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Antiangiogenesis Pursued in High-Risk Ovarian Cancer

TOP - February 2014, Vol 7, No 1 - Gynecologic Cancers
Alice Goodman

Angiogenesis is an active area of clinical research in ovarian cancer, but proving that this approach extends overall survival (OS) has been somewhat challenging thus far. Michael Bookman, MD, reviewed studies of antiangiogenesis in high-grade serous ovarian cancer at the 2013 Chemotherapy Foundation Symposium, held in New York City. Bookman is the director of medical oncology at the University of Arizona Cancer Center in Tucson.

“High-grade serous ovarian cancer is the most common subtype of epithelial ovarian cancer and it remains highly lethal. New approaches are needed beyond angiogenesis,” he told listeners.

“The key questions to consider in antiangiogenic trials are the best targets, the preferred strategy, and the optimal setting for these studies,” Bookman said. “We need predictive biomarkers and we need to think about how we measure success in clinical trials.”

Trials of Primary Therapy

Studies of frontline therapy have shown that primary therapy with weekly paclitaxel appears to be more effective than other schedules. The value of incorporating antiangiogenesis into up-front regimens is based on exploratory analysis of phase 3 trials, he said.

To date, the addition of an angiogenesis inhibitor, typically bevacizumab, to chemotherapy improves progression-free survival (PFS) but does not extend OS.

Two trials of up-front treatment for high-grade serous ovarian cancer, ICON7 and GOG-0218, showed a modest difference in PFS and no difference in OS with the addition of the anti–vascular endothelial growth factor (VEGF) therapy bevacizumab compared with platinum-based chemotherapy. However, exploratory analysis suggests that patients with moderate- to high-risk bulky disease have better outcomes with bevacizumab.

A contrary finding in the AGO-OVAR12 trial that compared chemotherapy plus or minus nintedanib showed a slight PFS benefit, but in an exploratory analysis, the low-risk group did better with nintedanib. In addition, nintedanib inhibits VEGF receptor, fibroblast growth factor receptor, and platelet-derived growth factor receptor, and targets tumor cells directly; thus it may have a different effect than bevacizumab, Bookman said.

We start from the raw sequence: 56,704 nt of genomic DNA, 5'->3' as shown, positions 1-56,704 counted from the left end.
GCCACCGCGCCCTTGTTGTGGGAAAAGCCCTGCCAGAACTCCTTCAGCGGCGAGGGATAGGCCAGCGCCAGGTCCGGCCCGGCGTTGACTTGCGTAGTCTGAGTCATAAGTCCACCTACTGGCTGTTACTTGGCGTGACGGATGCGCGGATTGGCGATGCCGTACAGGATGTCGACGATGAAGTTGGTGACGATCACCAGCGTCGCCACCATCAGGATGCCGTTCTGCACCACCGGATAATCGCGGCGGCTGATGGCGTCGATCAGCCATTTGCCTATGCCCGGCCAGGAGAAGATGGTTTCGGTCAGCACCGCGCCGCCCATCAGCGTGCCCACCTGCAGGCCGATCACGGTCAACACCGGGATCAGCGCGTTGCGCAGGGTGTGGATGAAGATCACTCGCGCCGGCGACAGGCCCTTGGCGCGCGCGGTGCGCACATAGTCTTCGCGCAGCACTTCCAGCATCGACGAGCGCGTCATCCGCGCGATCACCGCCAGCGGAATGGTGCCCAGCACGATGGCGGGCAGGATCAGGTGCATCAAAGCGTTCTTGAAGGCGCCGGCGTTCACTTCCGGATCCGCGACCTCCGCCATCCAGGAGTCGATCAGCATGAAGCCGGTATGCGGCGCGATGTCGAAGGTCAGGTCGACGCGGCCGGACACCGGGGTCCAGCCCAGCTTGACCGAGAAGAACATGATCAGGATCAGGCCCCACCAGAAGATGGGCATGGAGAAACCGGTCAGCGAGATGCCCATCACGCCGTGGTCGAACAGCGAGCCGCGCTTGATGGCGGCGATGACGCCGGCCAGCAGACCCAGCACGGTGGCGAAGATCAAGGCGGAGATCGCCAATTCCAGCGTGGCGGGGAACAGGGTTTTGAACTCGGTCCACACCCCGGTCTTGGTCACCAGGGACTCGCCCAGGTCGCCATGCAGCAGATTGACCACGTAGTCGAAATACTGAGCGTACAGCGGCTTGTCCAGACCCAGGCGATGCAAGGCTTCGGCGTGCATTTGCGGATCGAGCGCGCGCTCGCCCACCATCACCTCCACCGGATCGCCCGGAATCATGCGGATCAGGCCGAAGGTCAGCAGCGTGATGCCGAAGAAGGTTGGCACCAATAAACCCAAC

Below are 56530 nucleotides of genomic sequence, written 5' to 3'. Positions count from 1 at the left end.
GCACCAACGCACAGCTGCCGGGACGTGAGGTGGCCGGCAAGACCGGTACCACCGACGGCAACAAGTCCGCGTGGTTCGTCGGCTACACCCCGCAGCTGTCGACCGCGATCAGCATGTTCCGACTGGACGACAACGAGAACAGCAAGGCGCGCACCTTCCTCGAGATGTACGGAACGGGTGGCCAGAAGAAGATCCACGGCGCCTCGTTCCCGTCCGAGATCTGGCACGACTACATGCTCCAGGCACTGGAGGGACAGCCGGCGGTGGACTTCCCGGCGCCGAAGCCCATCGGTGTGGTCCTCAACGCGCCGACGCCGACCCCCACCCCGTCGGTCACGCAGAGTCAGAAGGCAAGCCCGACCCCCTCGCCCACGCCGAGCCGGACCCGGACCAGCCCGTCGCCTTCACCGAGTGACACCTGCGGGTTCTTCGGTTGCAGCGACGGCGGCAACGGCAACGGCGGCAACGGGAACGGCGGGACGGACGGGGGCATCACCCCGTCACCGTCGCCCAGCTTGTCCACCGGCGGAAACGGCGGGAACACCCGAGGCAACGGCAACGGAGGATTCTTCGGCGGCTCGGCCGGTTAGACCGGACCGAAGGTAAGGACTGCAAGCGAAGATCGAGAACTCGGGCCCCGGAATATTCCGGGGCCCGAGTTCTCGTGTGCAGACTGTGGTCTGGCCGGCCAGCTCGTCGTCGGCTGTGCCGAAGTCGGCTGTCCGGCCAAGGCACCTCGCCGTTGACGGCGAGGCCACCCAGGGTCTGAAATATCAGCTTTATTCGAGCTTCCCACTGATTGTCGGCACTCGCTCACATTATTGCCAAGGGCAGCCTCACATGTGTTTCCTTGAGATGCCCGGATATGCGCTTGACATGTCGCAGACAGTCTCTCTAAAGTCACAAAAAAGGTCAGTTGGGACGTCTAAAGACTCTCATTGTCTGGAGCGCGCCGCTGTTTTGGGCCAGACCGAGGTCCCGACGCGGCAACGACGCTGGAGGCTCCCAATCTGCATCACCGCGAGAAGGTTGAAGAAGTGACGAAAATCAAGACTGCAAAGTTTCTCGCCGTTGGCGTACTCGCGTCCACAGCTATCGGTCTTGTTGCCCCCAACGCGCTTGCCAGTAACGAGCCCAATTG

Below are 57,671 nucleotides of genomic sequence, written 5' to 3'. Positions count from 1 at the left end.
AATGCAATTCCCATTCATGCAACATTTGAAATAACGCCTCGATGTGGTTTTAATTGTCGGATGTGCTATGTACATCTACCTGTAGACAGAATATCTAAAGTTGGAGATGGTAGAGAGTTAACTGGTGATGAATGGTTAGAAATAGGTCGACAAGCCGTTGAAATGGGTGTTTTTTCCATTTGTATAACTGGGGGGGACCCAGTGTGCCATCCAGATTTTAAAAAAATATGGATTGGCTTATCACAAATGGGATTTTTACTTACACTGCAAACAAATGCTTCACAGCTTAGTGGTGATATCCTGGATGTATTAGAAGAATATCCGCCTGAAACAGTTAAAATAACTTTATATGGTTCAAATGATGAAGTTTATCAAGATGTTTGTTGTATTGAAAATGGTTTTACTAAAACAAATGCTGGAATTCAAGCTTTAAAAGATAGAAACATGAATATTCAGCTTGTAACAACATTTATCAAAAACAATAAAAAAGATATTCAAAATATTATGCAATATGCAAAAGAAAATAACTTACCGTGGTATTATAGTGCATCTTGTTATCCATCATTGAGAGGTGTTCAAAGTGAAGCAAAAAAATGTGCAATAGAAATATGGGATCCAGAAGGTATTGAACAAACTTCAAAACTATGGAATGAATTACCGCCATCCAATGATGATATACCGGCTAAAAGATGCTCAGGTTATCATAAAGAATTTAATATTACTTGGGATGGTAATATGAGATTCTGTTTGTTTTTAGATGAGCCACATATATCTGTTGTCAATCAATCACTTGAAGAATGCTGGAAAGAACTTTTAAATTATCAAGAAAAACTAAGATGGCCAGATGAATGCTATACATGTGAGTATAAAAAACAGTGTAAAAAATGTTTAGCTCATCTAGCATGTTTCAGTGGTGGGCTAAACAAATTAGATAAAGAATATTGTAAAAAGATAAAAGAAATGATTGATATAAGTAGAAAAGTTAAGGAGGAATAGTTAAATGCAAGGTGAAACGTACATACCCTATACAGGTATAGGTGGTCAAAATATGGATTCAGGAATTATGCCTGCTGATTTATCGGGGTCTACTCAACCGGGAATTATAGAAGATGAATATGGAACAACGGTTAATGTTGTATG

The AGO-OVAR16 trial showed that maintenance therapy with pazopanib (a tyrosine kinase inhibitor) improved PFS but had no effect on survival.

Weekly paclitaxel was identified as the preferred schedule for this drug, improving both PFS and OS. The next trial looked at weekly paclitaxel plus or minus bevacizumab.

GOG-0262/ACRIN 6695 showed no difference in PFS with the addition of bevacizumab to chemotherapy. In an exploratory analysis, median PFS was 10.6 months in patients treated with weekly paclitaxel minus bevacizumab and 14.2 months with the addition of bevacizumab.

Thus, weekly paclitaxel and bevacizumab had the best results.

A biomarker substudy of GOG-0262 suggested that weekly paclitaxel by itself has antiangiogenic effects on tumor blood flow and tumor volume, Bookman noted.

Trials in Advanced Recurrent Disease

The OCEANS trial in platinum-sensitive disease showed that the addition of bevacizumab to chemotherapy improved PFS. The AURELIA study in platinum-resistant disease found that bevaciz-umab improved PFS. Both trials found no difference in OS favoring the addition of bevacizumab.

“These studies suggest that bevacizumab is effective in improving PFS in both platinum-sensitive and platinum-resistant disease,” Bookman said.

In a subset analysis of AURELIA, in which chemotherapy was selected by physician’s choice, the most striking benefits were observed when bevacizumab was added to weekly paclitaxel. No additional benefit was seen when bevacizumab was used with pegylated doxorubicin or topotecan, he noted.

The ICON6 trial in recurrent disease found that when added to chemotherapy, cediranib—a potent inhibitor of VEGF tyrosine kinase—improved OS: median OS was 20.3 months without cediranib versus 26 months when this agent was added.

The TRINOVA-1 trial evaluated the addition of trebananib to chemotherapy. Trebananib is an investigational antiangiogenesis recombinant peptide that inhibits the binding of angiopoietin 1 and 2 to the Tie2 receptor—a different target than that of bevacizumab. In that study, PFS was extended with trebananib. Survival results are not yet available.

Trebananib has a different toxicity profile that includes edema, pleural effusion, ascites, and weight increase. Bookman suggested that these treatment-emergent adverse events may predict clinical response to this novel agent.

The GOG-3001 trial is evaluating carboplatin/paclitaxel plus or minus treban- anib, and the trial is beginning accrual.

Remaining issues include the best target for antiangiogenesis—VEGF receptors, angiopoietin 1 and 2?

“The cellular target of angiogenesis is not obvious,” Bookman continued. “It is not clear which is better—to target the vascular endothelium or directly target the tumor.”

Reference

Bookman M. Perspective on antiangiogenic trials in ovarian cancer. Presented at: 2013 Chemotherapy Foundation Symposium; November 7, 2013; New York, NY.

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Last modified: April 27, 2020